The key mistake the AFL keeps making in its attitude towards high contact


With a continued need to protect the head of AFL players and the speed of the game becoming ever quicker, decisions made in the AFL judiciary process remain challenging to people involved in the game and AFL football as a whole.

Barely a week goes by where a footballer choosing to bump or brace isn’t in hot water after making high contact with an opposition player and frankly, the intricacies within the split second incident that are argued, discussed and debated somewhat miss the entire point.

Toby Greene’s recent rough conduct charge after he leapt in the air at a contest and made high contact with the head of Carlton’s Jordan Boyd is a classic example of the quagmire in which the game finds itself, with former players such as Jonathan Brown firmly pitched in the now suspended Greene’s corner.

Many others support the final decision made at the judiciary to uphold the original one week ban and feel that the burden of responsibility should fall solely on the player leaving the ground and subsequently making contact with the opponent; one that in this case, kept his eyes focussed on the ball throughout.

It appears to me that enforcing notions of responsibility and accountability might simplify the entire process for a judiciary system that appears to have tied itself in inconsistent knots, with the increasing layers of interpretation that have been added.

In the modern era and despite a supposed emphasis on the protection of the head, players appear capable of doing incredible damage to another individual thanks to rough contact and still sometimes manage to escape sanction.

Clever representation at judiciary hearings using rhetorical questions such as “Was it unreasonable for the player to?” and science and physics to mount cases for the player having caused the damage, appear to fail to read to modern room.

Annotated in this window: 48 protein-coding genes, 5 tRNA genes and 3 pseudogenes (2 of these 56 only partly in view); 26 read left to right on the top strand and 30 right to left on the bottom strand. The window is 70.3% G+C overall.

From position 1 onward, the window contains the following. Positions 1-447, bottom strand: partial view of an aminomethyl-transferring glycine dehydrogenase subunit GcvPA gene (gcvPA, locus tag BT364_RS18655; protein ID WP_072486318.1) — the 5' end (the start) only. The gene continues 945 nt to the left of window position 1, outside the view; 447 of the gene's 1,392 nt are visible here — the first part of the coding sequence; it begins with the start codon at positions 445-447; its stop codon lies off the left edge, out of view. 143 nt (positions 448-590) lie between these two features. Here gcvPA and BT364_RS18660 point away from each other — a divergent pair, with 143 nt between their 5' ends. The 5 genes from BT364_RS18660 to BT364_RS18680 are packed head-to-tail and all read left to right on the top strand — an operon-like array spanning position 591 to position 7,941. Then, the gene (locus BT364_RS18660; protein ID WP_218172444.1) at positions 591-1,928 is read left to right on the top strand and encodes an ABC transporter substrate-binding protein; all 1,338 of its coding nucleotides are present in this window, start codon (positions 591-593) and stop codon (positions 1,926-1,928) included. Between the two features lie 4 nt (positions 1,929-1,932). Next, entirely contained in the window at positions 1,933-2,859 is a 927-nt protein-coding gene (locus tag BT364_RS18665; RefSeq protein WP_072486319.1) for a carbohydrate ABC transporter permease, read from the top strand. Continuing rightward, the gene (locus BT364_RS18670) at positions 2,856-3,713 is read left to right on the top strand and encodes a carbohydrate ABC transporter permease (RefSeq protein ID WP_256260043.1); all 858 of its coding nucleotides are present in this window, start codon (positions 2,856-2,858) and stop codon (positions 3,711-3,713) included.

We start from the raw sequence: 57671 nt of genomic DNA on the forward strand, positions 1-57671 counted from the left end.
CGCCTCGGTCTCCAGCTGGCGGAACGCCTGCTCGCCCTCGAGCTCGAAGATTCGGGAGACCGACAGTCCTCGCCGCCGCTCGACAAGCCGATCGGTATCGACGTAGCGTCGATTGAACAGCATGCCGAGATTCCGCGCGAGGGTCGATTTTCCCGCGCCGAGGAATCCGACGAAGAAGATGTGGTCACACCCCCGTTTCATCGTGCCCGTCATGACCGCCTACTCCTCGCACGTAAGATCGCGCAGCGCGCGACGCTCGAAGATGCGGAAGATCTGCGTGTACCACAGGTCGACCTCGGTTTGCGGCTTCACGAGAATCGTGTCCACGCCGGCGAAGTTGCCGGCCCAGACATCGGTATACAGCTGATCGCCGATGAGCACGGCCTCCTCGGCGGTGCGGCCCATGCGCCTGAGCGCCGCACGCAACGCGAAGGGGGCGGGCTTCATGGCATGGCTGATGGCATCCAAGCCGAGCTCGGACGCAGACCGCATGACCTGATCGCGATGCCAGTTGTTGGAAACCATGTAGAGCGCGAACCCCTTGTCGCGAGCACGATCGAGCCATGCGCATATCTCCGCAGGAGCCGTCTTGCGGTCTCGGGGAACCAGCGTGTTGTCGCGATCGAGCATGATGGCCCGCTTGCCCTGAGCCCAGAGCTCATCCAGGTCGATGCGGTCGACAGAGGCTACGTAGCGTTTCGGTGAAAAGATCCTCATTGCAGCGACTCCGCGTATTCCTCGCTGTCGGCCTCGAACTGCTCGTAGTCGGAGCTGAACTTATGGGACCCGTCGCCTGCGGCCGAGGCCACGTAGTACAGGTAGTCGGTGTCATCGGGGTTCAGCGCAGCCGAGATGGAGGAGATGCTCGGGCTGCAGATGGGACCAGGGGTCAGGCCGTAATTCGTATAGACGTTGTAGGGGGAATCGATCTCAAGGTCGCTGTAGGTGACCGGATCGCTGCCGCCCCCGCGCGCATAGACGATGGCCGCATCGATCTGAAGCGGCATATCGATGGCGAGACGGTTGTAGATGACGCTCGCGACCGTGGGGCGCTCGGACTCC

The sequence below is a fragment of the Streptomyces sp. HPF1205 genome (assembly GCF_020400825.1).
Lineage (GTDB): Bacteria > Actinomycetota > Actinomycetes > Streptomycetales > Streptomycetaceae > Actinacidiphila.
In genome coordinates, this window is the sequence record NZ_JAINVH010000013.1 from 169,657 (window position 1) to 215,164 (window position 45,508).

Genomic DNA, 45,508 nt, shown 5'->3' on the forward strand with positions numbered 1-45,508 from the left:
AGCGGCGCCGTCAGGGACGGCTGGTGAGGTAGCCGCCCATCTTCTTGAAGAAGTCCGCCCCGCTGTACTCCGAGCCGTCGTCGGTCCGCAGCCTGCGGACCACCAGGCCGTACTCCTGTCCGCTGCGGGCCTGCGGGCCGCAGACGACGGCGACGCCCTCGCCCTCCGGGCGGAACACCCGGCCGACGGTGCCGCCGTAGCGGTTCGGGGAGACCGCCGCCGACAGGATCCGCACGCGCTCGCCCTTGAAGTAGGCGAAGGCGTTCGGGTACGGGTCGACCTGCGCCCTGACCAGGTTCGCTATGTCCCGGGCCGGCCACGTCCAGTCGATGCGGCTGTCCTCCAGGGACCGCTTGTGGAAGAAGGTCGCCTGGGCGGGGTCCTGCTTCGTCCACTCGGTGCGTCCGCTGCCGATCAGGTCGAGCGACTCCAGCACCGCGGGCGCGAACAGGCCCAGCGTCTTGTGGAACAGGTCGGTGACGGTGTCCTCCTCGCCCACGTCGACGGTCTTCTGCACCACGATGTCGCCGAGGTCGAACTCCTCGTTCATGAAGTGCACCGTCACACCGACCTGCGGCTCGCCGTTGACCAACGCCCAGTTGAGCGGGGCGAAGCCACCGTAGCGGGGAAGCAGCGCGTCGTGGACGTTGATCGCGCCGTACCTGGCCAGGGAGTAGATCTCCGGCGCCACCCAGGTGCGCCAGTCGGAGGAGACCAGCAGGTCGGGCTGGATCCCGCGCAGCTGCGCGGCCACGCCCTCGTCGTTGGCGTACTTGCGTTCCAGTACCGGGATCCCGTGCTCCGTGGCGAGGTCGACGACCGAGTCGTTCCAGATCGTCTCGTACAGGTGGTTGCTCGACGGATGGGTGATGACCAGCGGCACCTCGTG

Fox Sports analyst David King hit the nail on the head when he made comments around the recent absence of a suspension for Brownlow Medal chance Zak Butters, after the Port Adelaide star made high contact with Fremantle’s Bailey Banfield.

Match Review Officer Michael Christain’s view that the contact was not a suspendable offence was stunning to say the least and sent a rather clear message to the rest of the competition that it is indeed still acceptable to make high contact and injure a player, without the action necessarily being deemed punishable.

I wish such a view had been in existence when I had my first and only prang on the road. An elderly chap in front of me at a ‘turn left at any time with care’ intersection decided not to follow the car directly ahead of him in merging out into what were empty lanes of traffic.

Zak Butters plays the game well and hard. (Photo by Dylan Burns/AFL Photos via Getty Images)

Instead, he sat tight, far too conservatively, and as I looked to the right to ensure there was not a car in sight, took the full brunt of my Toyota as I simultaneously took off, assuming he was well and truly out of the way.

It was far from the biggest bingle, yet as we both stepped from our vehicles and my frustration grew as to why the silly bugger had not gone when he clearly could have, it was time for me to apologise.

It did not matter that there was no intent on my behalf, no malice and anger in my action. It was plain and simply my fault, as is clearly laid out in the law of the land when it comes to vehicles on Australian roads.

Thus should people like both Greene and Butters be treated when it comes to evaluating incidents on a football field.

Neither Banfield or Boyd deserved what they got. Both were contesting the ball and neither did anything reckless or mad to have created a situation where they brought damage onto themselves.

In a nutshell, they were footballers running around a field, chasing a ball, who were collected high and the culprits both deserve sanction, regardless of intent, their skill level or popularity, which does appear to have become a part of the judiciary process.

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Keeping the entire system more clear-cut and protective of the minds that obviously require it, based on the swathe of evidence showing the long term damage occurring to players, should be paramount in 2024.

As should excluding ridiculous discussion around what players were ‘meant’ to do in certain situations or what legal minds argue is ‘reasonable’ in football scenarios that they have never been in themselves. Both do little more than add comedic effect and inconsistency to the AFL’s stance on head injuries, trauma and what the game looks like in the future.

Dear AFL player, I’m sorry you clocked your opponent and appreciate you were not intending to do so. However, the victim cannot be expected to take responsibility, quite simply, you must.

Sure, it might be unfortunate, perhaps even a little unfair at times. But that is precisely how I felt when I rear-ended that fella on Victoria Road in 2007.

I stuffed up, without intent and rightly took the blame. It is time the AFL did the same with its players.

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